Throughout the 2015 season, there was one goal — return to the World Series and finish a couple of runs better. They rolled their way through the regular season, winning a division title for the first time in 30 years. They faced adversity, down to their last six outs of the season against Houston. By the time the top of Game 4's eighth inning turned to the bottom half, the momentum of a comeback was able to propel the Royals through the rest of Divisional Series. Then, K.C. slayed two more juggernauts. The first was the offensive behemoth known as the Toronto Blue Jays. The second was the pitching power known as the New York Mets. Once everything settled, the Royals celebrated their first championship since 1985.

We saw it in June of 2016. In 2015, the Cleveland Cavaliers made it back to the NBA Finals. It was the first appearance for the organization since 2007, when LeBron James go to his first Finals. James returned to Cleveland with the mission of getting his area a championship it had been craving for more than 50 years. It wasn't to be. Injuries depleted the Cavs throughout the regular season grind and the postseason run. James willed the series to six games, but Golden State was too much to overcome.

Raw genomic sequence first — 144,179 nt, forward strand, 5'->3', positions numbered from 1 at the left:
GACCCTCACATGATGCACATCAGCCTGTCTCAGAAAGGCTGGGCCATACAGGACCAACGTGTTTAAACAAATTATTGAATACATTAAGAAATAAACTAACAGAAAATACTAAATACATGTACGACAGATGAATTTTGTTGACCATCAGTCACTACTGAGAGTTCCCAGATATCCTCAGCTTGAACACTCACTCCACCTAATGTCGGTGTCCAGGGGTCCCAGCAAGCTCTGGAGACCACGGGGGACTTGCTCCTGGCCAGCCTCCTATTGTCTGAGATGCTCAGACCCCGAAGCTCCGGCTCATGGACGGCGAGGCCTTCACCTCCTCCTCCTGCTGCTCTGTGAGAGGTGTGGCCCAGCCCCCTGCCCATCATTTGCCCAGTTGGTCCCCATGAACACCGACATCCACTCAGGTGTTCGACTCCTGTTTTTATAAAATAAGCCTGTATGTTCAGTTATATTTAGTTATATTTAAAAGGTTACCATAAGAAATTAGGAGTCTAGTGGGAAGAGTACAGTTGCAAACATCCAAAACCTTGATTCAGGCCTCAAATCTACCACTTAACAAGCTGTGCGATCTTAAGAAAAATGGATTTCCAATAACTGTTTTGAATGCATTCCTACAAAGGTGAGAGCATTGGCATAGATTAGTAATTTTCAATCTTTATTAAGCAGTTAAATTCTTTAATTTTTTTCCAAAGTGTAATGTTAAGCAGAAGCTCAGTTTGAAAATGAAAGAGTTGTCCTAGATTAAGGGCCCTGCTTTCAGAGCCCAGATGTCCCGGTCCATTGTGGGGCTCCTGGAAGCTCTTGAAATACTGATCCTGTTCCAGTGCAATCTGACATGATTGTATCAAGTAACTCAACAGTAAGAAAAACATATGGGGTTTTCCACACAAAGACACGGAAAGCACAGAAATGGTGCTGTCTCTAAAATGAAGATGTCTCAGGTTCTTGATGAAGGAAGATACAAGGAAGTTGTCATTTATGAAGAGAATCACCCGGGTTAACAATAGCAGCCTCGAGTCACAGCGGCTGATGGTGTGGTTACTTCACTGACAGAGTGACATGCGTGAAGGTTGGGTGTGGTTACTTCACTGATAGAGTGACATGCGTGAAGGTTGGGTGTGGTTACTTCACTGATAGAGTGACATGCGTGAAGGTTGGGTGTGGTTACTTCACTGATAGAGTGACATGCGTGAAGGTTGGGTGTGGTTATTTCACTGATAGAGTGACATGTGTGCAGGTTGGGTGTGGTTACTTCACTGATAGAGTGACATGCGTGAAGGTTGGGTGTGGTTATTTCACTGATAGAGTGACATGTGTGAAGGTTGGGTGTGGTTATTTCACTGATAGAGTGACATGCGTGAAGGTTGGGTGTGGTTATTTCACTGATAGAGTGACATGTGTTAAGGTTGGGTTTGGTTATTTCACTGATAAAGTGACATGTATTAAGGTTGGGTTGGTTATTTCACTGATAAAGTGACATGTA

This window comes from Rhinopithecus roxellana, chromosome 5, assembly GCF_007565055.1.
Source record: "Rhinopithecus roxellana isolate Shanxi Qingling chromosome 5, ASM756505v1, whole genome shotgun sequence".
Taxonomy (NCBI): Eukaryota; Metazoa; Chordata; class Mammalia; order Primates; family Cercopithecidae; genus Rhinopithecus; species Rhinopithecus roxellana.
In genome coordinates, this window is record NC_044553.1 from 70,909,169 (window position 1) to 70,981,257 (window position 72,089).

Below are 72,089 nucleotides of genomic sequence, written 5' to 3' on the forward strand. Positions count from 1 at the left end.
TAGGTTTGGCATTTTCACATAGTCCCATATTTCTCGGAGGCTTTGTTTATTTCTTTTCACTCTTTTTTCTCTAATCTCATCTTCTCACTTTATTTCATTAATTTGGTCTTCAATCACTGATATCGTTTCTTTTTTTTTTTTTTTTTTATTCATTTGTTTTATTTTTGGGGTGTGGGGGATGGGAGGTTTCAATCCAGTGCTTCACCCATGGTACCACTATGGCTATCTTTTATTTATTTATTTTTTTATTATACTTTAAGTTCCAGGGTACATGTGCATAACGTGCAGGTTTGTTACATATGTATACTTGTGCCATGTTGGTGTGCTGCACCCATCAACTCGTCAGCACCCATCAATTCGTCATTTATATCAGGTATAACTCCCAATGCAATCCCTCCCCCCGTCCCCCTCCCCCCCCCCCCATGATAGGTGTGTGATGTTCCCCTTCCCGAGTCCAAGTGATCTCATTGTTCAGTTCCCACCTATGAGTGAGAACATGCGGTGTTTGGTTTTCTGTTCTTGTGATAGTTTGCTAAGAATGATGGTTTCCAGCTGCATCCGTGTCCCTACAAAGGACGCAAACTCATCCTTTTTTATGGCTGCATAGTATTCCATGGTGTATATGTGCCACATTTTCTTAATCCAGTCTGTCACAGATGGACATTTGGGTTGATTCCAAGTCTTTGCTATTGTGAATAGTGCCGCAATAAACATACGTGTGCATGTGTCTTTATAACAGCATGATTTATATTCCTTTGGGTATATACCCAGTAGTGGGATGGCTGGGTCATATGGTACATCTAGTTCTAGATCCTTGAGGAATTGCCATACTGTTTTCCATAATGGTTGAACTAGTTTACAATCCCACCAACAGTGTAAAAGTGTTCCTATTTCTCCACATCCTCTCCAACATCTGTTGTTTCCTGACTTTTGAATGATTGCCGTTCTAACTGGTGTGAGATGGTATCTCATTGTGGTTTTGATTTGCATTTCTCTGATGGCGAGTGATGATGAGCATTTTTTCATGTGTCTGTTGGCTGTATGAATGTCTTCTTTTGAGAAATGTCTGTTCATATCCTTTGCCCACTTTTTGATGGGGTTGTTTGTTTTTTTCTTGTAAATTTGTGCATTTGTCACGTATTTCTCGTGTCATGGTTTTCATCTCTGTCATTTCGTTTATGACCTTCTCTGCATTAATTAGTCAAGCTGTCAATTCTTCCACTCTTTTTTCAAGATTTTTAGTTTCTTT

One year later, the Cavaliers got their rematch with the Warriors. Now, however, Cleveland had all of their pieces healthy and effective. Kyrie Irving and Kevin Love had impacts on the series. Even when the Warriors took a 3-1 series lead, the Cavs held strong. They were able to fight back to force a Game 7. Then, in the critical moments, a huge blocked shot (by James) and a gutsy triple (by Irving) secured Cleveland's first professional sports championship in more than five decades.

And now, we've seen it in January of 2017. One year ago, Clemson somehow worked their way to an undefeated season and the top-ranked team in the nation. They had everything, except for the national title. Mighty Alabama stood in their way. The blueblood of all college football bluebloods. This was new road for the Tigers, going up against a Tide program, and a coach in Nick Saban, that made this territory their personal playground. Unbeknownst to the lion's share of the viewing audience, Clemson stood toe-to-toe with the perennial power. Eventually, the Tigers ran out of time, losing by five.